4. Drizzle the ice water over the mixture and pulse in 1-second bursts until the dough just comes together.
  5. Turn the dough out onto a work surface, gather any crumbs and pat into 2 rounds. Wrap the dough in plastic and refrigerate until chilled, about 45 minutes. (This can also be done a day in advance.)
  6. Preheat the oven to 425°, preferably on convection.
  7. On a floured work surface or between sheets of plastic wrap, roll out 1 piece of the dough to a 13-inch round. Remove one side of plastic wrap and line the bottom of a 10-inch pie dish with the crust.
  8. Roll the second piece of dough into a 12-inch round; keep between sheets of plastic wrap. Place second crust on a cookie sheet.
  9. Refrigerate both crusts for 15 to 45 minutes.
  10. In a large bowl, toss the pears with the cranberries, ginger, 1/2 teaspoon of salt and the remaining 1/2 cup of granulated sugar and 1/4 cup of flour. Spread the fruit evenly in the dough-lined pie dish.
  11. Cut the chilled, 12-inch round pie crust dough into strips to weave into a lattice. Form a lattice over the pie filling.
  12. Fold under the edge and crimp decoratively all around to seal.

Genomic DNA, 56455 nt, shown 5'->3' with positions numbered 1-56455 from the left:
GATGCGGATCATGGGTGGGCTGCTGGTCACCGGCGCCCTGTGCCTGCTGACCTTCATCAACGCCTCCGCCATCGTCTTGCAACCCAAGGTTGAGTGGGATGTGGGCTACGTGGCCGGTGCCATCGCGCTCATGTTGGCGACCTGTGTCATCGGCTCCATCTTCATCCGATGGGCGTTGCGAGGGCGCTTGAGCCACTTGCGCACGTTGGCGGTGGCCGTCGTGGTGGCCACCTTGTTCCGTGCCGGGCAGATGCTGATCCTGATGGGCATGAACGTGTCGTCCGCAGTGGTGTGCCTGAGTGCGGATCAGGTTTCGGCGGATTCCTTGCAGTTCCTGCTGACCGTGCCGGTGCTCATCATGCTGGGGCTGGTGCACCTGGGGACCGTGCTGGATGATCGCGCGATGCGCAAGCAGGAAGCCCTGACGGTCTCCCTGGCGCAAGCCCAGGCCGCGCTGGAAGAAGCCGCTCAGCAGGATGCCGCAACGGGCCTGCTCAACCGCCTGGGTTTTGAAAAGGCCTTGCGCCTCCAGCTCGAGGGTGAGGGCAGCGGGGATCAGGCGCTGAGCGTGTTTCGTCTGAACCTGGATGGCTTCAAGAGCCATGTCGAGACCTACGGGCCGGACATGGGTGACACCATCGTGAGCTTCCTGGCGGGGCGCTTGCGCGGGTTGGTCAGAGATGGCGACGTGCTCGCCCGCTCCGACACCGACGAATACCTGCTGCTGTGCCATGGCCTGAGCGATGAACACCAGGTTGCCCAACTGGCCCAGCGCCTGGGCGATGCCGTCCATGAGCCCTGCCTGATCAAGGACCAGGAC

13. Freeze for 15 to 30 minutes.
  14. Brush the pie with the egg wash and sprinkle with turbinado sugar.
  15. Cover the edge of the pie with a crust shield. Bake the pie for 15 minutes at 425 degrees and then lower the oven temperature to 375 degrees and continue to bake about 45 to 60 minutes, or until filling is bubbling, crust is golden, and the pears are tender; rotate halfway through baking. Let cool.
  16. Serve with vanilla ice cream, as desired.

Note: The pie can be stored at room temperature for up to 2 days.

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Ina Garten’s Apple Pie Bars with Browned Butter Glaze

I have to interrupt my Thanksgiving side dish posts (I know you’re upset! 😉 ) to share this indulgent, crowd-pleasing dessert. (A request by my dear friend who plans to make it for her Christmas Eve feast.)

Recently, my kids and their friends performed in a holiday concert at our house. This was our third annual concert! Everyone brings an appetizer and we eat while the kids rehearse. This year, the concert was upgraded to incorporate a microphone and some stand-up comedy. The parents were asked to perform as well. Special and fun. 🙂